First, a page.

Monday, October 10, 2005

Iran Ready for a National Dress Code?

Farnaz Ghazizadeh, Rooz Online:
To some it may be news that not only are the Iranian police forces pushing for a national dress code in Iran but other institutions too insist on the dress code which has been under the review of the country’s parliament, known as the Majlis.

Iran’s Attorney General just recently again made reference to those who do not observe Islamic attire and said that the police is responsibility to confront those who do not respect Islamic law.

No one clearly knows what the dos and don’ts in the realm of public attire in Iran are, and this may be the reason why the current government, official supervising bodies as well as the conservatives within Majlis are not happy with what the Iranian public is wearing these days.

The plan to come up with a national dress code for Iranians - an old debate - is a persistent call of the law enforcement bodies who want a clear definition of how to deal with the crisis that the supreme leader has called an unpleasant cultural situation in the society.

Ahmadinejad's young advisors in Tehran’s municipality were the very first group that took the leaders’ complaint seriously and announced their plans to hold a national dress code design festival in autumn. A number of other university research departments followed the initiative. But Mehrdad Bazrpash who is the chairman of the group of young advisors to the president warned that “designing a national dress code requires deep and long-term expertise, and can not be completed overnight.”

The Majlis is also conducting comprehensive research on the national dress code.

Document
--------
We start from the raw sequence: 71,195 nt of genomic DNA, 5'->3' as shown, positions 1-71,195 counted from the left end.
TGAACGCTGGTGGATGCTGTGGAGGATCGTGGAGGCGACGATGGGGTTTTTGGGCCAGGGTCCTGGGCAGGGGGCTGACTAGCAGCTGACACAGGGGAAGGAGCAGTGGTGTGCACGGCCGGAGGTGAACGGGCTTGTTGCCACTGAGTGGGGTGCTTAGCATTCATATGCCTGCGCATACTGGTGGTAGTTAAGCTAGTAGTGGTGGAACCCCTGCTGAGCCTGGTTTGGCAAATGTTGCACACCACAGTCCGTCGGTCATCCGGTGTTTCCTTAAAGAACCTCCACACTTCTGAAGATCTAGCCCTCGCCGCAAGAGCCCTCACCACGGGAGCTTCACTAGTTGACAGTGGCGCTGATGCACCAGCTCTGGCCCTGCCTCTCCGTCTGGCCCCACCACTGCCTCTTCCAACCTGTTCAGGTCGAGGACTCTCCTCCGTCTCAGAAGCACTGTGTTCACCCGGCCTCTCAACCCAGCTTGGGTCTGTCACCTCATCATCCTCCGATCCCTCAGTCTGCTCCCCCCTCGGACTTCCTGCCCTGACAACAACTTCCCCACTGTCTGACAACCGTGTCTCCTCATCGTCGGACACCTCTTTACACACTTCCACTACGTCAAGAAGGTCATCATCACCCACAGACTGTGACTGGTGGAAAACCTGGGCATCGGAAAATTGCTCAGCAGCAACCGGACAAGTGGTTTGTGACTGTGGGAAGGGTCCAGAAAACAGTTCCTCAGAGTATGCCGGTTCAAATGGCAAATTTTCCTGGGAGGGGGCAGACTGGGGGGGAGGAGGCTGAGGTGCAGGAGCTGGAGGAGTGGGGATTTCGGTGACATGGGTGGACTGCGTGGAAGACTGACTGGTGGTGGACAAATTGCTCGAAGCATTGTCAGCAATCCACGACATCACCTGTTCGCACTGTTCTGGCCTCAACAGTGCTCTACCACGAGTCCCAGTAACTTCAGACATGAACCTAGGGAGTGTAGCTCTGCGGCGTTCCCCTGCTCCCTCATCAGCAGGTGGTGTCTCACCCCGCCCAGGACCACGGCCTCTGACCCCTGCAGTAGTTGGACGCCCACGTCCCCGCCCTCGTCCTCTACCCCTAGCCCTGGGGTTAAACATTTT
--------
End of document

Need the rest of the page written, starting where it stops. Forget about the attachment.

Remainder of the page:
The designers insist that the national dresses must be for both men and women although separate, they must be comfortable, pleasant, easy to cut, affordable and elegant. The dresses must also take into account Iranian customs and traditions.

With easy access to satellite television and the fact that young Iranians not only like but wear Western style clothing, it is difficult to accept that a dress code would really change the current habits and situation.

Although the plan has its supporters among some designers, they too concede that it will be hard to turn the national dress code into a public culture and even force the entire Islamic government to undertake to make such a drastic change.
Many assume that the dress code will only target women. Not many people talk about Iranian men's dress code that is currently following Western style of suits with only the tie missing.

Sociologists believe that it is difficult to convince Iranians to follow a dress code since forcing people to wear a specific dress goes against human nature. How one can assume that a dress code law in Majlis can make Iranians wear a comfortable dress code in the 21st century, they say. READ MORE